By LAUREN THOMSON
Rob Gardner, founder of Transition Medicine Hat, strongly believes the simple planting of a garden can make a profound impact on the environment, the community and the individual.
Gardner, who moved to Medicine Hat in 1982 to start the Police Point Park Nature Centre, has spent much of his working career in similar roles. He has worked for Parks Canada, the Trans Canada Trail on a provincial level and has also worked for the Nature Conservatory of Canada. Gardner retired a few years ago.
“I would say that what I learned during my career is that people are anxious to personally do things to help nature, and also in particular these days, to demonstrate their concern about climate change,” said Gardner. “They’re willing to take action, they’re just not always quite sure what they need to do.”
About two years ago, Gardner came across the Transition movement online and was really taken with the positive nature of it.
“We aren’t against anything; we’re for a lot of things,” Gardner explained. “We’re for getting involved, we’re for localizing the economy, buying local, growing local and we feel that will help everybody in the long run.”
Transition is a worldwide movement that encourages local action, which is exactly why Gardner decided to open the Medicine Hat chapter. Gardner has previously volunteered with community gardens, helping to run programs that teach people how to grow their own garden.
“When I talk to people about climate change, they often feel that there’s nothing they can do. They feel powerless,” said Gardner. “That’s one reason we (Transition) promote growing your own food, because growing your own food is kind of a basic human thing. If you can’t grow any of your own food, then you’re pretty much dependent on corporations or other people to keep you alive. And we find that by helping people learn to grow their own food, it gives them a sense of control, a sense that they can actually have an affect on their community and environment. I find that there is a tremendous increase in self confidence when they’re able to take care of a garden.”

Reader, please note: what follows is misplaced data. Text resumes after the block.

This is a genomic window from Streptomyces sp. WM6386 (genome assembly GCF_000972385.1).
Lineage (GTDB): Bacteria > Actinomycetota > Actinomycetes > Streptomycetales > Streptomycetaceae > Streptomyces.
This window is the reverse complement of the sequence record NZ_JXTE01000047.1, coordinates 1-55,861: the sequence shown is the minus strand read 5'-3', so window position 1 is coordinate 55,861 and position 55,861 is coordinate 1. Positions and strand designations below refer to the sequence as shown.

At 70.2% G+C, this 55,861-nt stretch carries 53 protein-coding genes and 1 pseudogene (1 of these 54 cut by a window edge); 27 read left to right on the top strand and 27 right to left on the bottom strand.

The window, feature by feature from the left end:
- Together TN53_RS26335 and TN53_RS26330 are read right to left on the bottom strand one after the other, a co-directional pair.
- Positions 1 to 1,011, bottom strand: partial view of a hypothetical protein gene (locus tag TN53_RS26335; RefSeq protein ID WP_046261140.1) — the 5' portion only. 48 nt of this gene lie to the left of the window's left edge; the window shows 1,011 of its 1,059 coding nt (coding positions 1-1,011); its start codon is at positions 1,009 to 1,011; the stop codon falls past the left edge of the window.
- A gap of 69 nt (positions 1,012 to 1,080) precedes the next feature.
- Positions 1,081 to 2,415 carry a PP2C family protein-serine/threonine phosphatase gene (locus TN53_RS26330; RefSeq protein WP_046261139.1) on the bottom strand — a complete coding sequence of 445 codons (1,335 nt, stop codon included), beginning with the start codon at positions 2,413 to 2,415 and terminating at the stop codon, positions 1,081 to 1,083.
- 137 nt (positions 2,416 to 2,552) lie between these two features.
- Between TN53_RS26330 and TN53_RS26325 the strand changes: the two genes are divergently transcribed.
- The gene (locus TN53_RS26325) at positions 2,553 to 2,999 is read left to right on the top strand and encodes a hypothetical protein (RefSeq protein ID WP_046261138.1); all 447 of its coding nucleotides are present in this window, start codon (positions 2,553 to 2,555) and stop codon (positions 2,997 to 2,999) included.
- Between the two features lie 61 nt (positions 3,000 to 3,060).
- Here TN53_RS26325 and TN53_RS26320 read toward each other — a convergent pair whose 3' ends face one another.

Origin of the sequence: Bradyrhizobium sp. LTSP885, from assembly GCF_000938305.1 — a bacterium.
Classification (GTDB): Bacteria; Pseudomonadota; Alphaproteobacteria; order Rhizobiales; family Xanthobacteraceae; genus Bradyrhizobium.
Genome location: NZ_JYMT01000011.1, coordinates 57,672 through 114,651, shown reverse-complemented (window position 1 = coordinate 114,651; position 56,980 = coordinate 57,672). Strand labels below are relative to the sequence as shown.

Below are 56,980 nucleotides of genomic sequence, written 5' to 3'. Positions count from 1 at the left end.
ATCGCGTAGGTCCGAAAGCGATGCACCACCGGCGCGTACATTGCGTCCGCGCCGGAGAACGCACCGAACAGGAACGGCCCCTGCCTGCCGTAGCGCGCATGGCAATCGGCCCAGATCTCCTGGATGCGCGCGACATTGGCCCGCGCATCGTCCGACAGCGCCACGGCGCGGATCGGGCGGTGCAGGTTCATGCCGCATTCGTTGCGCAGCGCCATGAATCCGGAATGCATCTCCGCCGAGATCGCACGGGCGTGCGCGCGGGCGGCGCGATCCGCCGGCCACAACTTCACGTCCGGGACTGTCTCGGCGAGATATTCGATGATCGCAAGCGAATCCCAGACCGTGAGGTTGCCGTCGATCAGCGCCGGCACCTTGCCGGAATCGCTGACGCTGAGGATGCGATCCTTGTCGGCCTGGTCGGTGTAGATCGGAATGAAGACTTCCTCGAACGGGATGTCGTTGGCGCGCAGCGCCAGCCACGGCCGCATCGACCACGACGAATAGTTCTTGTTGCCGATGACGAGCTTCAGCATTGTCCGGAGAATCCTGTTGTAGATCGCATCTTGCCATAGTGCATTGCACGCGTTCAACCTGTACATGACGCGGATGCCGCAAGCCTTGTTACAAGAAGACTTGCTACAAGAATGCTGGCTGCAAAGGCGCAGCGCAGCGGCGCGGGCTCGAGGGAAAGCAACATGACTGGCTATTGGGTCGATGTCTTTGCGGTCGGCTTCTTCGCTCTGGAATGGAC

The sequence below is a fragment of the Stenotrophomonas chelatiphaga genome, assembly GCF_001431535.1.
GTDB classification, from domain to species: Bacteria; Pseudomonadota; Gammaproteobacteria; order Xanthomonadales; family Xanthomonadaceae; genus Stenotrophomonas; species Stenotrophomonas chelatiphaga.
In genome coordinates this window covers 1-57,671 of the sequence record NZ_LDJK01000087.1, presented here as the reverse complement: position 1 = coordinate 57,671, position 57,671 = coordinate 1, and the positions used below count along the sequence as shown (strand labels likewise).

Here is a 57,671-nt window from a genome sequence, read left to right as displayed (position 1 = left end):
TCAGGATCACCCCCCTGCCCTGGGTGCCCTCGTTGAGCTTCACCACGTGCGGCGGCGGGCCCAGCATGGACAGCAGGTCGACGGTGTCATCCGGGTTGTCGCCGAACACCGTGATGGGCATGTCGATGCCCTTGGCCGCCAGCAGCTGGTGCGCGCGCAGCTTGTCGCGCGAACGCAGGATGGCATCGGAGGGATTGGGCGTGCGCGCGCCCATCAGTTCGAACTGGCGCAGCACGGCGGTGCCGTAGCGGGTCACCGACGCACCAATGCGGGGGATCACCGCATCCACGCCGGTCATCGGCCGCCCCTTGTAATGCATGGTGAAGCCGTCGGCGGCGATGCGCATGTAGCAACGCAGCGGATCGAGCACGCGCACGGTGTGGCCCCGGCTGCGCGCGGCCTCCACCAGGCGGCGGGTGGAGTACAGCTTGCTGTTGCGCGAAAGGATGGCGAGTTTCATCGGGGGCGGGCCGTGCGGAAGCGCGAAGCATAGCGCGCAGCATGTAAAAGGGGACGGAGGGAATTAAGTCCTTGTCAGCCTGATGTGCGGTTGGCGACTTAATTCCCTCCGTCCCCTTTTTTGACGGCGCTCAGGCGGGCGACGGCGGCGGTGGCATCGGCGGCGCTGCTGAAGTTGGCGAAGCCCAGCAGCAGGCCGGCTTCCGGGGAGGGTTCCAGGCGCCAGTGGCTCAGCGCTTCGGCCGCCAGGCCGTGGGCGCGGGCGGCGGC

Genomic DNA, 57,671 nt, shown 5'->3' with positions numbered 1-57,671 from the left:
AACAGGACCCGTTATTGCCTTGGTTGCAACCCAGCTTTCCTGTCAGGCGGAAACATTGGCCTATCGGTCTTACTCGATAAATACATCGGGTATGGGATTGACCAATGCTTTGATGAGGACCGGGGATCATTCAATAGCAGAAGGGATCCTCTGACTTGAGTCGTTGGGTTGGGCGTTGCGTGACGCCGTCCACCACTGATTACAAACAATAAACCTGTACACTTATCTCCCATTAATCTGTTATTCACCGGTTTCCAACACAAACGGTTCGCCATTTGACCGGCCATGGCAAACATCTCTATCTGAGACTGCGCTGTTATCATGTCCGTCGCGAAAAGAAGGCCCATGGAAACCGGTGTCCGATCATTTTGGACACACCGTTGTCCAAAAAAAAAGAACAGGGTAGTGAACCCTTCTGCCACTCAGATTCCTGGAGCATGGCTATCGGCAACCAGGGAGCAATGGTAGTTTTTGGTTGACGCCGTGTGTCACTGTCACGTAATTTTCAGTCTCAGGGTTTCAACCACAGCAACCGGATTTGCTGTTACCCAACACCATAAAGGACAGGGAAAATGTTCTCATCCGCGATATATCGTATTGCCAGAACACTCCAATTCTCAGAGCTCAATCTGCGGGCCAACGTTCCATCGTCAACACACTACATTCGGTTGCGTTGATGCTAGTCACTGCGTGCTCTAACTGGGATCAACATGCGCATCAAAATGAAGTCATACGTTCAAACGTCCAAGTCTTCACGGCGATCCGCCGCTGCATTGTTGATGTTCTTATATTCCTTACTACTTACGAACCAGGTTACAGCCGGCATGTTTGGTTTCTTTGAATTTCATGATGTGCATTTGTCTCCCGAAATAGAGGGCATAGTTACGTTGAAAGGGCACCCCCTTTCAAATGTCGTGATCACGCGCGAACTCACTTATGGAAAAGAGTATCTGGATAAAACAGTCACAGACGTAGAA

Gardner has been witness to the positive impact that gardening has on individuals, families and communities as a whole. That is why, as part of his Transition Medicine Hat movement, he will be continuing his focus on teaching people how to grow a garden. A local retired medical doctor, Dr. Dale Lintott, has lent Gardner some land out toward Suffield, with the understanding that the garden will be grown for charitable purposes. Gardner also hopes to use the garden as a program oriented site, a demonstration garden, where people can come out and learn how to grow their own produce. The planting an maintenance of the garden is kept up entirely by volunteers.
“We do have some people that are coming out, and we hope to have more,” Gardner said. “People can get involved right now and I’d like to emphasize that. They can get in touch with me and be added to our newsletter by emailing me at firstname.lastname@example.org and also come out to the garden in small numbers.”
Local businesses have also taken initiative in getting involved. Blondie’s Gift and Garden Center has donated fruit trees, which will be planted shortly, and South Country Co-op Agro Centre will be helping Gardner with a fencing project to protect the garden from local wildlife.
“We’re certainly hoping that this will be a group people might want to join when things open back up,” said Gardner. “Part of Transition is building a stronger community, making a stronger relationship with your neighbours and other people in your community, so that everybody can support one another and get along better. I think it’s a really positive approach for engaging in outdoor activities, for improving a sense of community. I certainly want to get the word out.”
By LAUREN THOMSON/ Local Journalism Initiative Reporter / Medicine Hat News